Friday, March 03, 2006

The Century Mark

This subject heading actually applies better to the middle of the week, because I've been in double-digit chapters for a few days now.

A slightly cynical outlook: "That mortal man who hath more of joy than sorrow in him, that mortal man cannot be true." It also goes back to my thoughts related to Ecclesiastes in an earlier post on the book: "With books the same. . . . and Ecclesiastes is the fine hammered steel of woe. 'All is vanity.' ALL." I'd say I'm a bit more existential in my outlook than focused on woe and sorrow, but I can relate to what he is saying. Life is not fluffy. (from chapter 96, The Try-Works)

Noooo! Enough already! "Since I have undertaken to manhandle this Leviathan, it behoves me to approve myself omnisciently exhaustive in the enterprise; not overlooking the minutest seminal germs of his blood, and spinning him out to the uttermost coil of his bowels. Having already described him in most of his present habitatory and anatomical peculiarities, it now remains to magnify him in an archaeological, fossiliferous, and antediluvian point of view." Exceedlingly exhaustive. I now know more about whales than I thought possible. I suppose through the ongoing tedium of it all he is saying something greater about life and society, but I'm only getting flashes of that and don't know if it would be enough to hold my interest without the group goal. (from chapter 104, The Fossil Whale)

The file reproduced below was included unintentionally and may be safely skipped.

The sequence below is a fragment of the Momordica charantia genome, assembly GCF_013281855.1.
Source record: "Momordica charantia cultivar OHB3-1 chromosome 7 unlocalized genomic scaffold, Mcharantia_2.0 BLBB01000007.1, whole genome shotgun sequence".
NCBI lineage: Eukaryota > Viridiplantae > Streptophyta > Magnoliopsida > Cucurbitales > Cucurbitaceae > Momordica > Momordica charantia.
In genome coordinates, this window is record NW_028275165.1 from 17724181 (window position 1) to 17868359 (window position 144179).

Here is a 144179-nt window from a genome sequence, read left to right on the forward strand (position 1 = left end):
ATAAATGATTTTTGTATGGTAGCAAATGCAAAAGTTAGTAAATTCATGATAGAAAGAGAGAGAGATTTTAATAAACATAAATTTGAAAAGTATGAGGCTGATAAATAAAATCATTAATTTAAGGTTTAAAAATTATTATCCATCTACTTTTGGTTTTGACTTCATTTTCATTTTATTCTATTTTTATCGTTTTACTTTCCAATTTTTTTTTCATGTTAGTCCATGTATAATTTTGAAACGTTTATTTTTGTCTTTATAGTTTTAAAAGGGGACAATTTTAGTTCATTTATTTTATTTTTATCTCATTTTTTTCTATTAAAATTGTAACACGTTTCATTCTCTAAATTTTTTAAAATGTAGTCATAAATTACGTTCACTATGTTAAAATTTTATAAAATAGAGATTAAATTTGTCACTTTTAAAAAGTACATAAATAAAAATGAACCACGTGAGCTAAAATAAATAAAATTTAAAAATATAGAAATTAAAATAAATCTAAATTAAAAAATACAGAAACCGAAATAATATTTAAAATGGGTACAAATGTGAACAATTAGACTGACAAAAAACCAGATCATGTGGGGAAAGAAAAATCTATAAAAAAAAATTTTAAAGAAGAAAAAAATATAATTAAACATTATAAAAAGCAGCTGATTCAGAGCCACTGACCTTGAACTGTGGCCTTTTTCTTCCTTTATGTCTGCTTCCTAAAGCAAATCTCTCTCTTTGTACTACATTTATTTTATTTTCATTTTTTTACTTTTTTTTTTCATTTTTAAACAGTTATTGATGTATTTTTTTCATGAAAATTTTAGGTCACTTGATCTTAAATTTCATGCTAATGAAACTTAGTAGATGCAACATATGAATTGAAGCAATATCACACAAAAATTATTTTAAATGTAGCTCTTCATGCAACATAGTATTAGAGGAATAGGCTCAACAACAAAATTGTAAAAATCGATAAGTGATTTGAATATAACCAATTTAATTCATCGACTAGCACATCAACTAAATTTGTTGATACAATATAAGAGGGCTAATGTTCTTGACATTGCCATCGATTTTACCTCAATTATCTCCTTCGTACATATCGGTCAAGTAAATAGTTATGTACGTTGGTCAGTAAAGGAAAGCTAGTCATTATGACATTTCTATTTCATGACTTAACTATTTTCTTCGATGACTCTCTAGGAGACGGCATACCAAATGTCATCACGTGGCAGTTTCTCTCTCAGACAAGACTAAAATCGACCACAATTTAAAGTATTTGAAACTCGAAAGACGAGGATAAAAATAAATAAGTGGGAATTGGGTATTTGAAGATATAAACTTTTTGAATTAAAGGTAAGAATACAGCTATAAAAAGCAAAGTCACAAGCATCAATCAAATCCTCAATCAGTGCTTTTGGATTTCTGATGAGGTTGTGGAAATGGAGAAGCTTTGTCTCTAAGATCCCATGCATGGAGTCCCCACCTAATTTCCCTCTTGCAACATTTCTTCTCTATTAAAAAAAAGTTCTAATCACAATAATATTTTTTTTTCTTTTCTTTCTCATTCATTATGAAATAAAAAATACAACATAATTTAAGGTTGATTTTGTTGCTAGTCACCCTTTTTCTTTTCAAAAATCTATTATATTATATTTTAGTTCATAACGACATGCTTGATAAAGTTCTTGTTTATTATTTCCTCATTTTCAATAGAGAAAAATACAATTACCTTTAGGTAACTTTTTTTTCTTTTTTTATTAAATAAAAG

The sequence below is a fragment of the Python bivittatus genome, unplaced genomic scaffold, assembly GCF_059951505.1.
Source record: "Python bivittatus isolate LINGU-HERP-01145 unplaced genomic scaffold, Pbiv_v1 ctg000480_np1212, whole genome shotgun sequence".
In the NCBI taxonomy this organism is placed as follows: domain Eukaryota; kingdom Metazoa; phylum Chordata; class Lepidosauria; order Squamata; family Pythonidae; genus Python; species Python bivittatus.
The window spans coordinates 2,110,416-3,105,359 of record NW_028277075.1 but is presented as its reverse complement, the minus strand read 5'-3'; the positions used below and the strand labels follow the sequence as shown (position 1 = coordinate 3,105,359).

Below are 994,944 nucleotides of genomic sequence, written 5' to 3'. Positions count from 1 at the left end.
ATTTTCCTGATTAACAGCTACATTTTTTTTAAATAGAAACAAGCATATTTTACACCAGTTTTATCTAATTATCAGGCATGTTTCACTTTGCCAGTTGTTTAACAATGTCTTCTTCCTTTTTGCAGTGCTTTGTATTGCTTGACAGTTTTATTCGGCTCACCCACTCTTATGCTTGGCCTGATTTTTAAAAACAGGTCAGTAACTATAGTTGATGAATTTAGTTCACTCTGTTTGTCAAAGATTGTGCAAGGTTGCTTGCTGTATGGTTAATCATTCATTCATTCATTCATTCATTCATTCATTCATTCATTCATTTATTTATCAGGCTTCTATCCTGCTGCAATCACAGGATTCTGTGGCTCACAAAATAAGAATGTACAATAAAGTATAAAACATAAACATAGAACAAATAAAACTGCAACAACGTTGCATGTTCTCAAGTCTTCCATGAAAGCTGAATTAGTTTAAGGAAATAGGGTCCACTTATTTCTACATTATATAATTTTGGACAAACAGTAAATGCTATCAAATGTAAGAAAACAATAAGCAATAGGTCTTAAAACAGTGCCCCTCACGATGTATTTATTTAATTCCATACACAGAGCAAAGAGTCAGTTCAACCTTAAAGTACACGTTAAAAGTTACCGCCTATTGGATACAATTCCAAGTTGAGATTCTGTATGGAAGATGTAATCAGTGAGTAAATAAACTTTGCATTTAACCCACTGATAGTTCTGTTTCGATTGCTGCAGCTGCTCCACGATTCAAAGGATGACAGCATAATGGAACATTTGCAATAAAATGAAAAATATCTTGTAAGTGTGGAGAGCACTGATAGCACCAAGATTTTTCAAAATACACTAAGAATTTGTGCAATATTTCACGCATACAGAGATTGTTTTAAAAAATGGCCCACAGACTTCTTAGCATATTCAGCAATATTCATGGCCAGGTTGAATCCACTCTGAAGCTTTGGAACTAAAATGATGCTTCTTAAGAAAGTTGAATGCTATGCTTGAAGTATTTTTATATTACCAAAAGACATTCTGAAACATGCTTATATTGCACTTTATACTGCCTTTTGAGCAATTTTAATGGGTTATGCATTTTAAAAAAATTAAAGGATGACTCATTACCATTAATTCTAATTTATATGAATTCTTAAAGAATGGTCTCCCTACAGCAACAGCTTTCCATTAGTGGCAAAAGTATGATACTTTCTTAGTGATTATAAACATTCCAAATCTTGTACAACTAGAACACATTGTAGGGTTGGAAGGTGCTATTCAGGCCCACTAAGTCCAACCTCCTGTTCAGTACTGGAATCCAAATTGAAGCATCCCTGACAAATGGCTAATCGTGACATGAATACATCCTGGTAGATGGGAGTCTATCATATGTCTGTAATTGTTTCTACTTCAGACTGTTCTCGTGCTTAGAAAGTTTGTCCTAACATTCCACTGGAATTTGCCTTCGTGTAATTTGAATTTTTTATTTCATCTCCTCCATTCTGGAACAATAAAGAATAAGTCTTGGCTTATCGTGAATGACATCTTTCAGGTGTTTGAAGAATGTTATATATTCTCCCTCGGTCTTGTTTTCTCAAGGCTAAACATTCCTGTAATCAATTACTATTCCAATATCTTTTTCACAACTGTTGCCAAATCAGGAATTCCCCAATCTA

Interesting . . . "Such and so magnifying, is the virtue of a large and liberal theme! We expand to its bulk. To produce a mighty book, you must choose a mighty theme. No great and enduring volume can ever be written on the flea, though many there be who have tried it." (from chapter 104, The Fossil Whale)

Delusion or ironic prophecy? "The moot point is, whether Leviathan can long endure so wide a chase, and so remorseless a havoc; whether he must not at last be exterminated from the waters, and the last whale, like the last man, smoke his last pipe, and then himself evaporate in the final puff." He wonders if the whale will be hunted into extinction like the buffalo and makes a case that it will not. Yet the signs were there and he saw it coming. (from chapter 105, Does the Whale's Magnitude Diminsh?--Will He Perish?)

What a description: "He was a pure manipulator; his brain, if he had ever had one, must have early oozed along into the muscles of his fingers." (from chapter 107, The Carpenter)

Disc 17, track 5. Technorati tag:

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